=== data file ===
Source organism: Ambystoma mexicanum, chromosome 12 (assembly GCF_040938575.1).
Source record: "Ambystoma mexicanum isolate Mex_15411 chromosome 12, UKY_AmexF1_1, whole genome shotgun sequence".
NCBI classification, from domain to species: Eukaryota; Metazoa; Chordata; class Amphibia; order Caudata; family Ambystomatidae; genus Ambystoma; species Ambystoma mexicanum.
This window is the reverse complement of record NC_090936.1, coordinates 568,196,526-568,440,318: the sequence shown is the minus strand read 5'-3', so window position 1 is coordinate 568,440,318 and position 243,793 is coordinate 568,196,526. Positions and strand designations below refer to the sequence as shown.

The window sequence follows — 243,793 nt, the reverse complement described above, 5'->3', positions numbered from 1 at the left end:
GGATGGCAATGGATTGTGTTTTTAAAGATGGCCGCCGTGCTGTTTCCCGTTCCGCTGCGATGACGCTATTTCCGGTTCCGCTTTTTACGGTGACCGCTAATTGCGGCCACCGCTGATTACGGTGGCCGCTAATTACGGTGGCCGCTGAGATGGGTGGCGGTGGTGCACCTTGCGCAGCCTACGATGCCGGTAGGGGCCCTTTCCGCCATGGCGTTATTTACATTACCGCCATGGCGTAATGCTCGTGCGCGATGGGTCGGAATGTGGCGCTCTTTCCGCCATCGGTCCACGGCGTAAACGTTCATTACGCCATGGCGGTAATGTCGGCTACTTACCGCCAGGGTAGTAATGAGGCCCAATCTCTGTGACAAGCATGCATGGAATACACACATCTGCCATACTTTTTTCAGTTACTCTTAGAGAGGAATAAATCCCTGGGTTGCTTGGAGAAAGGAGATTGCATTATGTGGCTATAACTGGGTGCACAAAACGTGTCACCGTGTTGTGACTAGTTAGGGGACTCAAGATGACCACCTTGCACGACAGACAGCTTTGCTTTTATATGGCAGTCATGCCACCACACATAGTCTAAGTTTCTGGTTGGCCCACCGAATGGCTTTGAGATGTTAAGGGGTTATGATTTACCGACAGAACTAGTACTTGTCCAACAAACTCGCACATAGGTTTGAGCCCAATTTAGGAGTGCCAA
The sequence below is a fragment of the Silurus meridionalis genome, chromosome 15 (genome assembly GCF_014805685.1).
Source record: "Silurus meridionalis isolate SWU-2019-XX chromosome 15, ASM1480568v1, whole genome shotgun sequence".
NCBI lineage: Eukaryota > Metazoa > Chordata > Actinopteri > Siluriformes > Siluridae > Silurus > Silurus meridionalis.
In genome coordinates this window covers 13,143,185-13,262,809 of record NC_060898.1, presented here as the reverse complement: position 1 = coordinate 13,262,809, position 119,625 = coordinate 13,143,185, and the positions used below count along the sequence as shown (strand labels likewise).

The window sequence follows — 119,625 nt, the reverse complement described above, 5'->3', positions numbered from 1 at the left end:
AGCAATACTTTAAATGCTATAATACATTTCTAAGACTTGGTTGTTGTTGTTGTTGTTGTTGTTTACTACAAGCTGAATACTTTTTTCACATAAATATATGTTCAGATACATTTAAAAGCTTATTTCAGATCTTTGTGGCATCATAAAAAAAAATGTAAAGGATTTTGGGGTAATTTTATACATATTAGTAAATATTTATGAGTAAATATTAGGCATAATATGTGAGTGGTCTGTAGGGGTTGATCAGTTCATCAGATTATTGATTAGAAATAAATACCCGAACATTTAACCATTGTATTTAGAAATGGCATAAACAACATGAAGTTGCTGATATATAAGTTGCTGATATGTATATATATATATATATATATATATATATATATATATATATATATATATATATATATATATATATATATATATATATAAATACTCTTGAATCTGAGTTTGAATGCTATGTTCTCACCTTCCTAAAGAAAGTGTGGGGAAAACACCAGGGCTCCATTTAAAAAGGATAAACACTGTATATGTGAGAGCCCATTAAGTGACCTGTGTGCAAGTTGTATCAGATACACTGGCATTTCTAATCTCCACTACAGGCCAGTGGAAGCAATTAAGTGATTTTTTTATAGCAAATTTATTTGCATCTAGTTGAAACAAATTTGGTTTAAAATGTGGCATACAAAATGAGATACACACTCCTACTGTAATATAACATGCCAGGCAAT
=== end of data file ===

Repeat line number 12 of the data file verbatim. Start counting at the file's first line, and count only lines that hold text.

AGCAATACTTTAAATGCTATAATACATTTCTAAGACTTGGTTGTTGTTGTTGTTGTTGTTGTTTACTACAAGCTGAATACTTTTTTCACATAAATATATGTTCAGATACATTTAAAAGCTTATTTCAGATCTTTGTGGCATCATAAAAAAAAATGTAAAGGATTTTGGGGTAATTTTATACATATTAGTAAATATTTATGAGTAAATATTAGGCATAATATGTGAGTGGTCTGTAGGGGTTGATCAGTTCATCAGATTATTGATTAGAAATAAATACCCGAACATTTAACCATTGTATTTAGAAATGGCATAAACAACATGAAGTTGCTGATATATAAGTTGCTGATATGTATATATATATATATATATATATATATATATATATATATATATATATATATATATATATATATATATATATATATATAAATACTCTTGAATCTGAGTTTGAATGCTATGTTCTCACCTTCCTAAAGAAAGTGTGGGGAAAACACCAGGGCTCCATTTAAAAAGGATAAACACTGTATATGTGAGAGCCCATTAAGTGACCTGTGTGCAAGTTGTATCAGATACACTGGCATTTCTAATCTCCACTACAGGCCAGTGGAAGCAATTAAGTGATTTTTTTATAGCAAATTTATTTGCATCTAGTTGAAACAAATTTGGTTTAAAATGTGGCATACAAAATGAGATACACACTCCTACTGTAATATAACATGCCAGGCAAT